Polyamorous 2021 Census Participation

Census Day in Canada is May 11th, 2021.
Statistics Canada conducts the census every five years. This study is essential for maintaining an equitable distribution of electoral boundaries, estimates the demand for services (and allocation of government funding), and provides information about the population and housing characteristics within geographic areas. This supports planning, administration, policy development and evaluation activities of government at all levels.
Why should Polyamorous Individuals Complete the Census?

We strongly encourage all polyamorous individuals residing in Canada to complete the census. We view this year’s census as an opportunity to demonstrate the importance of advocacy for the needs of polyamorous individuals and families in Canada. Data pertaining to multi-adult households, multi-parent families, and the prevalence of non-nuclear family structures is important for regional districts in terms of future planning for housing capacity, schools, and essential infrastructure.

The current census options do not allow for the inclusion of polyamory or data about multi-partner relationships, families, or other forms of open relationships. In order to advocate our need for inclusion, we need to demonstrate our numbers. Our hope is that in areas with a high concentration of polyamorous individuals and families (such as Vancouver, Toronto, Montreal), the responses we suggest below will be statistically significant enough to warrant polyamory-inclusivity by Statistics Canada studies in the future.

As more data is gathered about the numbers of polyamorous individuals within Canada, we at the CPAA will be better resourced with data that demonstrates the importance of our legal advocacy work, including working towards legal and cultural changes that permit multiple parents to be listed on birth & adoption certificates, and that allow for polyamorous partners to be legally recognised as family, common-law, and next-of-kin, without contracts of marriage.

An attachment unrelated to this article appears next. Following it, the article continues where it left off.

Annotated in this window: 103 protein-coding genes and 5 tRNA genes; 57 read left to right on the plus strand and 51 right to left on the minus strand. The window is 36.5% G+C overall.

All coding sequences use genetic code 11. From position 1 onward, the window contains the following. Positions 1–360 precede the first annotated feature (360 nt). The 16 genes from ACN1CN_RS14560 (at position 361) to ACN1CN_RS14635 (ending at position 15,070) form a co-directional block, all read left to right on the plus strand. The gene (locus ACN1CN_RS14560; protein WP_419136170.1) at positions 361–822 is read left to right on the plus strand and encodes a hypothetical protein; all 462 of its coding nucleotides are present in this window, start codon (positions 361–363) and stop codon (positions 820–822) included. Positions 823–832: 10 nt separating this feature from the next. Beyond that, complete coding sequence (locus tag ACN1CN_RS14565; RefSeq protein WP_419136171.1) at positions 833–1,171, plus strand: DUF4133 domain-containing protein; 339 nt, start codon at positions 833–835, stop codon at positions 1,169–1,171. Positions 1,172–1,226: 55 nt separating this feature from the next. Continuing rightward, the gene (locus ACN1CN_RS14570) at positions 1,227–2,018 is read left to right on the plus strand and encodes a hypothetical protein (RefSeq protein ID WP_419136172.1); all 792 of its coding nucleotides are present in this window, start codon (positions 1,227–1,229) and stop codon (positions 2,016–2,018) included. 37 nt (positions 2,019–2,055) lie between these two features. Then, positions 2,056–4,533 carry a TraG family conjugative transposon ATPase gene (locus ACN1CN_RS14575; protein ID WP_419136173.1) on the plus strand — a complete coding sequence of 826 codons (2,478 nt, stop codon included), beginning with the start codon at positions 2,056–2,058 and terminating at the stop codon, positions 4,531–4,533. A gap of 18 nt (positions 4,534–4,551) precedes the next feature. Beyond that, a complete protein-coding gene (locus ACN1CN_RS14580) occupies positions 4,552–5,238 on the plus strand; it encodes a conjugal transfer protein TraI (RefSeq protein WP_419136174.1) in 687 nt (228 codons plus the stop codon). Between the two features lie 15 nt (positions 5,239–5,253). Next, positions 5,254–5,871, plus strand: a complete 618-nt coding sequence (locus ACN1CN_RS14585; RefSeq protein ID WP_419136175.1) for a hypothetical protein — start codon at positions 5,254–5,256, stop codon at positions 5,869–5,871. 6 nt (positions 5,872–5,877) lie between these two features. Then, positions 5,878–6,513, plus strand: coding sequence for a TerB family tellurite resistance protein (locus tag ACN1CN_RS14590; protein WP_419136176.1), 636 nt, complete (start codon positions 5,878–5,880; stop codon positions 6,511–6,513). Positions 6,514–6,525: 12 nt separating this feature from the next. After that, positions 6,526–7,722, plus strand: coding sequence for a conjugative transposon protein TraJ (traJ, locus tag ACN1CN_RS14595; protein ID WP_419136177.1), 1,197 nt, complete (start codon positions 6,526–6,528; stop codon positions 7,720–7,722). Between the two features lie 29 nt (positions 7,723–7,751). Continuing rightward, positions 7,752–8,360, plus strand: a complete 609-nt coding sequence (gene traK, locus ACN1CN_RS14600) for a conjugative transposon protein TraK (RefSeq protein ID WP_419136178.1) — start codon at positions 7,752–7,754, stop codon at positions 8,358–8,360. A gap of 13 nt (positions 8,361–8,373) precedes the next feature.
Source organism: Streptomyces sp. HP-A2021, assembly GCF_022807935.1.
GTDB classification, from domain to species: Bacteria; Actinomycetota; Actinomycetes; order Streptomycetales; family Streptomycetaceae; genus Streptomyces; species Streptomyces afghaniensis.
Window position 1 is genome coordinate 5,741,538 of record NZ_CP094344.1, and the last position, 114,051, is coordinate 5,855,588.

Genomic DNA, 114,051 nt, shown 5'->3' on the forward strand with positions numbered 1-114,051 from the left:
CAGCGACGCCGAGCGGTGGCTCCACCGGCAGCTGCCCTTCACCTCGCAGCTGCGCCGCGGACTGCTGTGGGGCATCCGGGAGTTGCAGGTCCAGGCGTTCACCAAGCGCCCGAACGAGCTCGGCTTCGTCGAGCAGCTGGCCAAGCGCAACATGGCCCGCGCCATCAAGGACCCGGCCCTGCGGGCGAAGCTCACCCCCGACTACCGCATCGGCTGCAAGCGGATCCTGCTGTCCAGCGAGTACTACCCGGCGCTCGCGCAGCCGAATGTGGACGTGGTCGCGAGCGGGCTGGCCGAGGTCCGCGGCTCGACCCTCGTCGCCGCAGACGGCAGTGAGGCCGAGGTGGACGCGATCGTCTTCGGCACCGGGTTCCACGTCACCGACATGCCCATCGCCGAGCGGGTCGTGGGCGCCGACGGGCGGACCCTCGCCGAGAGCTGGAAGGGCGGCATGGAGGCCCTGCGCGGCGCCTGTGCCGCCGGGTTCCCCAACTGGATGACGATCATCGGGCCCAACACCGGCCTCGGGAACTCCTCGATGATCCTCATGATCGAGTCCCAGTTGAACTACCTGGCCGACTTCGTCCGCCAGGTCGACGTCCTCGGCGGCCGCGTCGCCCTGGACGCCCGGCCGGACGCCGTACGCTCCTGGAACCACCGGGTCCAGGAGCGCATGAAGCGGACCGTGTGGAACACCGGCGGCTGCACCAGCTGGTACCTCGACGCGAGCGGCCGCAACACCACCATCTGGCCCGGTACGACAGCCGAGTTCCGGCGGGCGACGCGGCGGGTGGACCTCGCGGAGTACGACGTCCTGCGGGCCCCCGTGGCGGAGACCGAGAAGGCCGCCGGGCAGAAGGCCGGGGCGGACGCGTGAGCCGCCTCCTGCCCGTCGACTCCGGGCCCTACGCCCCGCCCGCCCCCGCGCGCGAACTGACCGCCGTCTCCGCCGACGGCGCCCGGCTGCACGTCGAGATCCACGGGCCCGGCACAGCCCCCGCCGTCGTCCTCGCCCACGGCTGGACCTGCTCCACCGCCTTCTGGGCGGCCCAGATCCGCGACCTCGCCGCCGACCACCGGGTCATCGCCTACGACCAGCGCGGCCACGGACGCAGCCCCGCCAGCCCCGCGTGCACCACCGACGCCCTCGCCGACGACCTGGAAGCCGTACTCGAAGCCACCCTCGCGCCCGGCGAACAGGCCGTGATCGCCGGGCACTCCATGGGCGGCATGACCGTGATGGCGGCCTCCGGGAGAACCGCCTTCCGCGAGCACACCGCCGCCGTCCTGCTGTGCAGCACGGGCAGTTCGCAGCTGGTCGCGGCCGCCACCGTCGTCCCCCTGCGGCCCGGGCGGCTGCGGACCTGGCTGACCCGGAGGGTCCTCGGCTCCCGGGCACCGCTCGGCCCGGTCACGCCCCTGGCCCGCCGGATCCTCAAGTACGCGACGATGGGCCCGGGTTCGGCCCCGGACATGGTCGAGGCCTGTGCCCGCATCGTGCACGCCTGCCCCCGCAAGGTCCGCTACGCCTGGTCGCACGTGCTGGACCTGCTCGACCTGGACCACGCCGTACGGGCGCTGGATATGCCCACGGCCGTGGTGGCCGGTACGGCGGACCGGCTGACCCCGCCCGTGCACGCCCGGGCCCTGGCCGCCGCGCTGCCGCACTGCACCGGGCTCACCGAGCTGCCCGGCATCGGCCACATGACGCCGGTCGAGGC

What does the Census want to know about me?

The census asks for basic information about your age, your relationships with the people you live with, your sex assigned at birth, your gender, what languages you speak, and a few other pieces of biographical data. If you receive the long form census (1 in 5 households receive this) you will be asked for additional information regarding disabilities, employment, and education. All identifying information is kept private, and you do not need to use your legal name to answer (a nickname, for example, is fine).

In both the short and long forms of the census, one resident is asked to complete the census on behalf of all occupants. You will be asked to list the occupants of your home and then describe their relationship to you. For this question, the following options are given:
Husband or wife of Person 1,
Common-law partner of Person 1,
Son or daughter of Person 1,
Grandchild of Person 1,
Son-in-law or daughter-in-law of Person 1,
Father or mother of Person 1,
Father-in-law or mother-in-law of Person 1,
Brother or sister of Person 1,
Foster child,
Roommate, lodger or boarder,
Other relationship — specify.

We are recommending that all polyamorous individuals who cohabitate with any partner (regardless of whether they are married, common law, etc) choose “Other Relationship” and write in specifics from the following, as appropriate: